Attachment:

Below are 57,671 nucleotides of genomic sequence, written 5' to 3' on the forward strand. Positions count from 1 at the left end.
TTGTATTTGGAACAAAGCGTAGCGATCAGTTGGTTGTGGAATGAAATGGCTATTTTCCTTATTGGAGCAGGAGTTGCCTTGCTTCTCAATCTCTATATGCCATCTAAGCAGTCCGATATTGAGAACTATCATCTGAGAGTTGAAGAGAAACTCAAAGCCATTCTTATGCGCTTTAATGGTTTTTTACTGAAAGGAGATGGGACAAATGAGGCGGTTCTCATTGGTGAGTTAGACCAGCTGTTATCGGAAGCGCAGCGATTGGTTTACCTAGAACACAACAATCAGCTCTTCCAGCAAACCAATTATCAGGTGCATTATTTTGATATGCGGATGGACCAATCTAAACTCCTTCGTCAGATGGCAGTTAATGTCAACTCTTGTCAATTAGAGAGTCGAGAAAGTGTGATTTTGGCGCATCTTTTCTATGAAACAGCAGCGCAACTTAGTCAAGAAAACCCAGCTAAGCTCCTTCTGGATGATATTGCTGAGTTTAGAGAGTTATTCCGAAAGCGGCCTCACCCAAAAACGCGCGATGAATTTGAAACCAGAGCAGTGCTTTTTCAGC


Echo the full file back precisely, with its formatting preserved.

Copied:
Below are 57,671 nucleotides of genomic sequence, written 5' to 3' on the forward strand. Positions count from 1 at the left end.
TTGTATTTGGAACAAAGCGTAGCGATCAGTTGGTTGTGGAATGAAATGGCTATTTTCCTTATTGGAGCAGGAGTTGCCTTGCTTCTCAATCTCTATATGCCATCTAAGCAGTCCGATATTGAGAACTATCATCTGAGAGTTGAAGAGAAACTCAAAGCCATTCTTATGCGCTTTAATGGTTTTTTACTGAAAGGAGATGGGACAAATGAGGCGGTTCTCATTGGTGAGTTAGACCAGCTGTTATCGGAAGCGCAGCGATTGGTTTACCTAGAACACAACAATCAGCTCTTCCAGCAAACCAATTATCAGGTGCATTATTTTGATATGCGGATGGACCAATCTAAACTCCTTCGTCAGATGGCAGTTAATGTCAACTCTTGTCAATTAGAGAGTCGAGAAAGTGTGATTTTGGCGCATCTTTTCTATGAAACAGCAGCGCAACTTAGTCAAGAAAACCCAGCTAAGCTCCTTCTGGATGATATTGCTGAGTTTAGAGAGTTATTCCGAAAGCGGCCTCACCCAAAAACGCGCGATGAATTTGAAACCAGAGCAGTGCTTTTTCAGC